Hey, I’m Stjepan – a designer, psychologist and HTML/CSS developer based in the Netherlands.
Computers are great at dealing with a lot, at once. People are not, no matter how hard we try. We can deal with a lot, but not at once. We thrive when we focus.
I design software people use at work because I want them to focus, feel confident, and gain progress in their day. I try to put myself in other people’s shoes — like an actor preparing for a role — to understand what’s in it for them. Who wants to do what? Why are they doing it? When and where do they struggle? I try to answer these questions to understand how software can serve people better. Because jobs they do are hard enough — using software shouldn’t be.
Before that, I gained experience at Multilink, a web agency from my home town in Croatia, and freelanced on the side to expand my horizons — and my wallet.
Early in my career, I worked on any project I could get my hands on. I wanted to expand my horizons and make money. I’ve designed hundreds of websites, from mom-and-pop shops to government agencies to corporations. I even designed a website that compared prices of toilet paper — "Mister Bum".
A few of these websites were great, and many were “meh”. I checked how many are online today, and 9 out of 10 are gone. My work is replaced with a trendier version, or the company went bust. This made me realise how fleeting the work we do is. Maybe we shouldn’t take ourselves so seriously?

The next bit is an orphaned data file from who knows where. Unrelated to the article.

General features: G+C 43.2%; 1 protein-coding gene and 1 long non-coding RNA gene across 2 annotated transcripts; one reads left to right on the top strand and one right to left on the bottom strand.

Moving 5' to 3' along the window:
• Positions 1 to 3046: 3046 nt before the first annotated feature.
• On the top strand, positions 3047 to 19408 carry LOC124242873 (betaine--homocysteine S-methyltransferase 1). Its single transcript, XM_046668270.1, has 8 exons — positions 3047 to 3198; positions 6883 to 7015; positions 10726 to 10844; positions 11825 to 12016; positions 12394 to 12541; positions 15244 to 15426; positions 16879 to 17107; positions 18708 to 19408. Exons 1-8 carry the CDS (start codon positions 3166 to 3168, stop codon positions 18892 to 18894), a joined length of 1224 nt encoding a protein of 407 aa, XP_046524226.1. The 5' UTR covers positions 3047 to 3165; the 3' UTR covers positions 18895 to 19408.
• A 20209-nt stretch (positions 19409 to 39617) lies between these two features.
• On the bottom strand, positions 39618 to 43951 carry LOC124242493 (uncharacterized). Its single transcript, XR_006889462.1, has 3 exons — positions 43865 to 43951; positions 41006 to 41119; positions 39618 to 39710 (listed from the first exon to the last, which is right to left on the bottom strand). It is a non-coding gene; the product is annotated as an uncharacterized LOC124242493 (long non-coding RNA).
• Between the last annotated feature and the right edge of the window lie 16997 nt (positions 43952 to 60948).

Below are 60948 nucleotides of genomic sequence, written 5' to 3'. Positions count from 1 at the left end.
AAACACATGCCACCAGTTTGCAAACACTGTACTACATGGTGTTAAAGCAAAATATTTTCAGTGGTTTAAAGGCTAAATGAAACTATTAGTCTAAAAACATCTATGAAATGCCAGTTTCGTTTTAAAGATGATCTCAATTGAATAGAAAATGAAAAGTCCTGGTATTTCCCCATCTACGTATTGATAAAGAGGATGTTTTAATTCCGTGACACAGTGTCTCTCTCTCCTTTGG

I’m calm & collected
I’m a laid-back slow thinker. I listen, learn, and bake in a few principles into my work:
It's not about you.
Design for progress in people's lives. Work so others around you can make progress.
Reassure people, every step of the way, that they’ve got this. Trust your gut.
Allow focus to happen.
Place the burden of complexity on computers, not people. Focus on what’s now, not what might be later.
Context is everything.
Make software for context in which work happens. Embrace the context in which you design.
Someone instead of something.
People buy a house and turn it into a home. Design for how it feels, not how it moves the needle.
Software ≠ features
Cook with the wrong ingredients, or use too much spice, and you'll ruin the meal. Focus on features, and you'll miss the opportunity to make software that serves people better.
Thoughts, shallow and deep
I learned to write letters when I was six or seven. I realised I’m not good at writing when I was 37. That was last year, and I’m doing something about it.
It’s an emotional rollercoaster that made me question every assumption I had about myself.
It's one of the hardest thing I've ever done.
For now, I’m enjoying the ride offline.
But wait, where's your work?
On it's way, it'll be here soon.